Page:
Opinion: The rollercoaster ride of joining the Lib Dems

I have been a member of the Liberal Democrats for nearly a year now, having joined in June last year (although I had been helping out before that). Since joining I have been to the one-day London policy conference in January, leafletted in my local area and a nearby constituency, canvassed, become a member of the comittee of my local party, set up a blog for local activists, got involved with the Lib Dem Coders and blogged my backside off on my own blog.

So I have been pretty heavily involved. I have met a lot of nice people in the party both in person and online. I have met Nick Clegg, and seen almost all the main spokespeople give speeches or chair discussions.

For many years before I got involved with politics I used to watch from the sidelines fascinated with the process and the minutiae but not thinking that I wanted to get involved, or that I identified enough with any of the parties to merit joining. Over time I realised that this was not true and that I am actually an instinctive liberal, which ultimately led me to where I am now.

However I was not prepared for how being a member of this party would make me feel. I have a very strong sense of community and of loyalty, far beyond what I was expecting. I find myself uplifted when I hear our parliamentary and other spokespeople make good points and I am deflated on the odd occasion when they seem not to, or fall short in some way. I was absolutely elated when my campaigning in Guildford helped to get one of our councillors elected in a by-election and I was genuinely fearful about what the Telegraph was going to reveal about what our MPs have been up to with their expenses. I am disappointed that we are not squeaky clean but I suppose it was unrealistic to hope for that.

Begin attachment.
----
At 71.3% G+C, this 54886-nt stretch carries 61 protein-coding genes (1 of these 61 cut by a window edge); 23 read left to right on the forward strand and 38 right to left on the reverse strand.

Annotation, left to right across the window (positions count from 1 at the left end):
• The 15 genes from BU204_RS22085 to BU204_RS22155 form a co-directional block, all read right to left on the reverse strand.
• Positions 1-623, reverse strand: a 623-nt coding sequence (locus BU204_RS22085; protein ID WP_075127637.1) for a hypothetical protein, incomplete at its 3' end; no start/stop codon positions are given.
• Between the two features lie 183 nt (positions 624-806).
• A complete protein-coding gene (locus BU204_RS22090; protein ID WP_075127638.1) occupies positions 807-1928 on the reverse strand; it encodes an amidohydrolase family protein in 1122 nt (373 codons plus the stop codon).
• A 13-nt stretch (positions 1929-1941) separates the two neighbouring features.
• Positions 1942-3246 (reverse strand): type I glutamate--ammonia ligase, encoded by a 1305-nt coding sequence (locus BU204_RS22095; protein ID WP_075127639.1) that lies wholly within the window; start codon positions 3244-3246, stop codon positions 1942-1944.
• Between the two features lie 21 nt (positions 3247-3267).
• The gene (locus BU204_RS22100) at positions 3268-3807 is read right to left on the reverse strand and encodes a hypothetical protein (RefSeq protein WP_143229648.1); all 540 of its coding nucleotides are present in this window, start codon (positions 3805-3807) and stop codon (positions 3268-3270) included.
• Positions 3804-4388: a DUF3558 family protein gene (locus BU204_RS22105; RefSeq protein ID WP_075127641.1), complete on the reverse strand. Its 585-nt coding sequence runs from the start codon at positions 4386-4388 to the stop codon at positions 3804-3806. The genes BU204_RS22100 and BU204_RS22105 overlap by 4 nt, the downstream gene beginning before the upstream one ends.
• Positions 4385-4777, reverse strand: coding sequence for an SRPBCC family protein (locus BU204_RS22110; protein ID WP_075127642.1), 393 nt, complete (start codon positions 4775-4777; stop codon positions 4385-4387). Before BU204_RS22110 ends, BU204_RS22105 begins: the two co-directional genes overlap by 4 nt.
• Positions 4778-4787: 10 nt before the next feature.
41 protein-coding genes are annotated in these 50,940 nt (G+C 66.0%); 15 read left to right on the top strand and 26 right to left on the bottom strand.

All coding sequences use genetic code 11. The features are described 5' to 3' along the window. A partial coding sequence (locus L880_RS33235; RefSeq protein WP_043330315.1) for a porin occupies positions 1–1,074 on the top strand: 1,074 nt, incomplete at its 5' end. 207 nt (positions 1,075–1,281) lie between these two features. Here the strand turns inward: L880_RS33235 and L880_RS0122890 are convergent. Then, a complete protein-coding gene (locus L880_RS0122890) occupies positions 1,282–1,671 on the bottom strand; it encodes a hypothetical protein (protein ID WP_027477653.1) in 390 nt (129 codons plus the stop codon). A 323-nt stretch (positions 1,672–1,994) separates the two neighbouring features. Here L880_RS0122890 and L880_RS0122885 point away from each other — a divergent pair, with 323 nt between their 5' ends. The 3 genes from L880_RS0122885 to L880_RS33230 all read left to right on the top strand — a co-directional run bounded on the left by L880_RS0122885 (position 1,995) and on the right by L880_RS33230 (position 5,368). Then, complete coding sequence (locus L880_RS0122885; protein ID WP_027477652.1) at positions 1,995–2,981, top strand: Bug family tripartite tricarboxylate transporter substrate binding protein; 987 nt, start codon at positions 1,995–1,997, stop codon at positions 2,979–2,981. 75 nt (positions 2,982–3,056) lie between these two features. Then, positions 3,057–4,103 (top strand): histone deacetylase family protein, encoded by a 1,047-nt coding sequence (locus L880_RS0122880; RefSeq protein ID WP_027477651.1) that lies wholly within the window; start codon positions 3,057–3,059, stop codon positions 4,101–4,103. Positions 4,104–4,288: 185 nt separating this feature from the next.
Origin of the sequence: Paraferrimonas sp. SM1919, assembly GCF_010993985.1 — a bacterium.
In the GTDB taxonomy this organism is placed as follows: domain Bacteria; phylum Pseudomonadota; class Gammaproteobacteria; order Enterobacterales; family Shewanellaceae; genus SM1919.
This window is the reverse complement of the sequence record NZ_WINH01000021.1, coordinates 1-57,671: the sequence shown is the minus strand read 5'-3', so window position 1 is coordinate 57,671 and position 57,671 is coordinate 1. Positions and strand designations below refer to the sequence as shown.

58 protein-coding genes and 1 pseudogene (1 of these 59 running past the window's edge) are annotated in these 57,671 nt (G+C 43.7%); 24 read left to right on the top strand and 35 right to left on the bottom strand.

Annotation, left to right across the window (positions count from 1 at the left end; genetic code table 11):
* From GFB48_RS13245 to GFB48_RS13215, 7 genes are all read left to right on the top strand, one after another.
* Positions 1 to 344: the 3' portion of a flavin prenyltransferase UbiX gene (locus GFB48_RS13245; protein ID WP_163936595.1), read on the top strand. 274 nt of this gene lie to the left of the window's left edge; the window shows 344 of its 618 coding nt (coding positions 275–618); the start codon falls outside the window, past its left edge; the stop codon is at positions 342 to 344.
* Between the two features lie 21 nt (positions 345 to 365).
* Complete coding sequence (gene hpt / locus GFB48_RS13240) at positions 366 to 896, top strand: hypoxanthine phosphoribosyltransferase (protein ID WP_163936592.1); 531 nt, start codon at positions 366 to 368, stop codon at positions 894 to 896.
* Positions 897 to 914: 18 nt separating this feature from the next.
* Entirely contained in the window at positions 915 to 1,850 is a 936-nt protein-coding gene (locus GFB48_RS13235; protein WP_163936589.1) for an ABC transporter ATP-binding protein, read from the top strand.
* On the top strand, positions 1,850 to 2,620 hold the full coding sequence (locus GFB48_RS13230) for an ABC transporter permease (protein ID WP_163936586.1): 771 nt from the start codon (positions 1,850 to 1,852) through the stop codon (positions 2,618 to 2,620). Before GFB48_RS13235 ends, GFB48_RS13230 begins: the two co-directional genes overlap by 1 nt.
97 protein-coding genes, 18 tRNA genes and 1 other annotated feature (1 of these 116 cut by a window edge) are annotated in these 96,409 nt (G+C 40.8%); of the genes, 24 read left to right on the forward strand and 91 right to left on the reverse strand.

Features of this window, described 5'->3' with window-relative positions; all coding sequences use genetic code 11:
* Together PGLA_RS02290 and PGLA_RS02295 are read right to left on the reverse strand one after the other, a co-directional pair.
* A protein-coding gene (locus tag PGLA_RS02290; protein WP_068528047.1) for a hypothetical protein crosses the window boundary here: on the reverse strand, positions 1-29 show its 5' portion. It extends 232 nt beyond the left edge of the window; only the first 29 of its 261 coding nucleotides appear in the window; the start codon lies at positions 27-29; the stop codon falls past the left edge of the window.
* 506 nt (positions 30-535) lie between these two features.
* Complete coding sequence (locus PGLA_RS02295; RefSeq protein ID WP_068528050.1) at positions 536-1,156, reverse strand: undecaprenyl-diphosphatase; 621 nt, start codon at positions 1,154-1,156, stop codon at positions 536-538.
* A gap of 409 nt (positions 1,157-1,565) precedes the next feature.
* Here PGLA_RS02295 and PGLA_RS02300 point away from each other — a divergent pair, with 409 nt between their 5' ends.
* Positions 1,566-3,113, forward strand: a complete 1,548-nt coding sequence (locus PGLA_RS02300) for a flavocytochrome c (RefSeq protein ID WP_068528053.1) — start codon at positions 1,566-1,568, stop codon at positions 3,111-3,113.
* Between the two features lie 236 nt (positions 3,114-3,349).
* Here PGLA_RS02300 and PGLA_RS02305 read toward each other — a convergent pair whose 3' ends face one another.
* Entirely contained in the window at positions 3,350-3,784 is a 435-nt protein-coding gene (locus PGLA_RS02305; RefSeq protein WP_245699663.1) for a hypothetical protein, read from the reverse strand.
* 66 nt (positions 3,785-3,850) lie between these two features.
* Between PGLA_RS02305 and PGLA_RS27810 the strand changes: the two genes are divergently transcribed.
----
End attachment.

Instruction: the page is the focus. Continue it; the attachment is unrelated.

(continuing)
I am an armchair Liverpool FC fan and the bond of loyalty that I have to that club, despite my lack of attendance at matches, is very powerful. That is probably the only other institution that I have a comparable experience of feeling this way about.

And that is after 10 months in the Lib Dems! I am really looking forward to this June’s European elections and I am very hopeful that we can get Catherine Bearder elected from our party list in the south-east of England. I have met her a couple of times now and she is such a strong campaigner, she really deserves to become an MEP.

I just hope I am able to handle the inevitable downs when they come with this rollercoaster ride!

* Mark Thompson is a Lib Dem member who blogs here.

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This entry was posted in Op-eds.


  • Good to have new energised members!

  • I’m occasionally amazed by articles like this, because it’s so completely opposite to my experience of the party, which is mostly like getting blood from a stone wherever I’ve lived in the country.

    It’d be nice to have some kind of good statistics of people’s experiences of their local parties, but that would involve local parties communicating with their members, which is sort of the problem (where there is a problem) in the first place…

    Having been called a liar by a “fellow” Lib Dem for suggesting that my old local party didn’t invite its members to AGMs, however, I’m not sure any evidence would be welcome.

  • Grammar Police 14th May '09 - 2:30pm

    Dave – surely the point is that some local parties are better than others?